- natural and cultural resources and management practices;
- landscaping design and application;
- equipment use, repair, and maintenance;
- hand tools and their use and maintenance;
- basic carpentry, plumbing, and electricity sufficient to perform required building maintenance and repair;
- cleaning methods and chemicals;
- computer applications; and
- record keeping.
- communicate effectively with park users, other staff, division managers, and the general public;
- visualize park enhancements and estimate costs of development and benefits;
- prepare and justify annual operating plans and budgets;
- enforce park rules and regulations;
- operate and maintain a variety of equipment and tools;
- maintain and repair park facilities;
- perform administrative tasks such as keeping accurate records, collecting money auditing others' records, writing local contracts for services, and buying supplies;
- use a computer and various software and teach others how to use them; and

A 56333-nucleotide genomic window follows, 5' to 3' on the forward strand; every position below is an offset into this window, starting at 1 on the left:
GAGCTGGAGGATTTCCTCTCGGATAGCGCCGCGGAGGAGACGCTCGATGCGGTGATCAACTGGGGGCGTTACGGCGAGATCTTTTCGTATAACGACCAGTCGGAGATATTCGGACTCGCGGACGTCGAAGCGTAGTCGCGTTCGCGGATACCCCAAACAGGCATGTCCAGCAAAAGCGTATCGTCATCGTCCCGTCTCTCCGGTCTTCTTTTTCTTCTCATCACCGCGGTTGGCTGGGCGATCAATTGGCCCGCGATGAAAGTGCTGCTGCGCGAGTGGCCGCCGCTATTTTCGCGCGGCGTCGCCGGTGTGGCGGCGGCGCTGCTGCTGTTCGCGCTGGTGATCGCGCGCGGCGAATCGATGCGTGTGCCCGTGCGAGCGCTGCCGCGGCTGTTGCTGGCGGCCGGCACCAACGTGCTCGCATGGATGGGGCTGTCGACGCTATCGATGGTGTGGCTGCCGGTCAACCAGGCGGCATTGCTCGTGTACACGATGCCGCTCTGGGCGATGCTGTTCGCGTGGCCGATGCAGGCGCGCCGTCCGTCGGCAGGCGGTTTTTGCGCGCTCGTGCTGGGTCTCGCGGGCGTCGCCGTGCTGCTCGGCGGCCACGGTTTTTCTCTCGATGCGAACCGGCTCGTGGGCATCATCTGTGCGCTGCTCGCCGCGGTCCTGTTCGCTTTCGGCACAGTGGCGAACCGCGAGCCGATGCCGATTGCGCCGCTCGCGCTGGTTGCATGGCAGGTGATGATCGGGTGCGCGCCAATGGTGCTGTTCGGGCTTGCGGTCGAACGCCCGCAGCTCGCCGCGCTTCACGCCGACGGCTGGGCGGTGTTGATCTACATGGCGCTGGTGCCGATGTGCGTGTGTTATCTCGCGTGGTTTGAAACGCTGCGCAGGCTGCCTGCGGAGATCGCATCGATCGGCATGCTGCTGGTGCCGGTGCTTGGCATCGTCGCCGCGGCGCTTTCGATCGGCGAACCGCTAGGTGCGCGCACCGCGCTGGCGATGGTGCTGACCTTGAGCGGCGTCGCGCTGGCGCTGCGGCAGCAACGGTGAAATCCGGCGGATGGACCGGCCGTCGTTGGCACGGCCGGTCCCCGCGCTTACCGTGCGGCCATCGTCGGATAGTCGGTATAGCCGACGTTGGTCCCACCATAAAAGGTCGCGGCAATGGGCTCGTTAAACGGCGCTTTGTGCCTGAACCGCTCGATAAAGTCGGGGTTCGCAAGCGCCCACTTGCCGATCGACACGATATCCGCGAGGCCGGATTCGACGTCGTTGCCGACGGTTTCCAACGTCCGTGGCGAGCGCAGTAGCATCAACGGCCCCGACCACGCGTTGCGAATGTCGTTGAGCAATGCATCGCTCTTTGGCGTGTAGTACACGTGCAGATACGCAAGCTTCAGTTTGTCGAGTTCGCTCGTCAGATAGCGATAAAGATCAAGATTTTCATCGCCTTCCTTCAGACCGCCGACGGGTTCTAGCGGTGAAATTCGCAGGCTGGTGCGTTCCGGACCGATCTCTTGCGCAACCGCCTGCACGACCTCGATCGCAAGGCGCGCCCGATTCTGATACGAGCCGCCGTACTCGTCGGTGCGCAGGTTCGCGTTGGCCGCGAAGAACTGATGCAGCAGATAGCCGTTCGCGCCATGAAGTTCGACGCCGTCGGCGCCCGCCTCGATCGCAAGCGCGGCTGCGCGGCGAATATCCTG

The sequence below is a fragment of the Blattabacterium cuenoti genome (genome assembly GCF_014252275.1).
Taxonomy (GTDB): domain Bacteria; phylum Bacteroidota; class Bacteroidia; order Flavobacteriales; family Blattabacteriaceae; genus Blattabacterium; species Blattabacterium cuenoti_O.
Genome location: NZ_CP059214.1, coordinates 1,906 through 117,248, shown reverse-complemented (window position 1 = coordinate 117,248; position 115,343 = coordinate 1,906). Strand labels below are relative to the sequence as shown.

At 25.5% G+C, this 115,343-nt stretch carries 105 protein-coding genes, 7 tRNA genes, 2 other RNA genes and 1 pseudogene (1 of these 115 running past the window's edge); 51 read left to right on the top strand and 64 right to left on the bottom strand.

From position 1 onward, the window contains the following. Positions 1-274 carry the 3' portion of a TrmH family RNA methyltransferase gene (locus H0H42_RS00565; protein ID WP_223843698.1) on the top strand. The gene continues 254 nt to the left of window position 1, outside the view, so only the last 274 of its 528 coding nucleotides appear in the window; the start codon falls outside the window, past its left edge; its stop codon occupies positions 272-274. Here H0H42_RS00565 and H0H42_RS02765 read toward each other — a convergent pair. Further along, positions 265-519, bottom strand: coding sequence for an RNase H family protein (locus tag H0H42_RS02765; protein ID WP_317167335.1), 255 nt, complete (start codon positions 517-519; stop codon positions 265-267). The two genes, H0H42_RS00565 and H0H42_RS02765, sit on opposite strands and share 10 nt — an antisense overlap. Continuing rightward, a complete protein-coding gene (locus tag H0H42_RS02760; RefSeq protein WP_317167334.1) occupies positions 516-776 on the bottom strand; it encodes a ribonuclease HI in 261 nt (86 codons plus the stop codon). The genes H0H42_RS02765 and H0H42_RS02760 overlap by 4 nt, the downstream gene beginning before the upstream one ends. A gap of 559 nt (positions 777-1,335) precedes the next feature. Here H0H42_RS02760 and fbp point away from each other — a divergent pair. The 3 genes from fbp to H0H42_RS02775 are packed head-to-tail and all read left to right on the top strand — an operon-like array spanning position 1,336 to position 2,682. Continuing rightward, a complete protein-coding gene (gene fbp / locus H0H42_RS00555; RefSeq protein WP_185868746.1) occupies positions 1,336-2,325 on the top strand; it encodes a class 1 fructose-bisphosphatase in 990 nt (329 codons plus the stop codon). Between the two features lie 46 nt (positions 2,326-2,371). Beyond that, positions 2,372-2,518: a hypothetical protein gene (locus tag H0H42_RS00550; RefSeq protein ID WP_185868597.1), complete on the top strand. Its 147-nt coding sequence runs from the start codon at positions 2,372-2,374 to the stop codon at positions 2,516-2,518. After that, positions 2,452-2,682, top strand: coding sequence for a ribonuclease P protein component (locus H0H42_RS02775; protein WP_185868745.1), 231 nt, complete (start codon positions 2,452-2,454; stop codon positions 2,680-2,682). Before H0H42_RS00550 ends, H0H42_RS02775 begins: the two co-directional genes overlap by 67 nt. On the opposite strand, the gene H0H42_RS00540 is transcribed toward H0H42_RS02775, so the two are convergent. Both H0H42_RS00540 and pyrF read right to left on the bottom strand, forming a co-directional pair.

- provide work direction to permanent and seasonal employees, volunteers, and trusties.
LAND / GEOMATIC SURVEYORS
Land/geomatics surveyors measure and collect data on specific areas of land. Once the data is interpreted, it is used for a variety of purposes.
The Royal Institution of Chartered Surveyors (RICS) describes geomatics as the science and study of spatially related information, particularly concerned with the collection, interpretation/analysis and presentation of the natural, social and economic geography of the natural and built environments.
Geomatics information and analysis has a key role in a diverse range of sectors, including:
- offshore engineering and exploration;
- geographic information systems.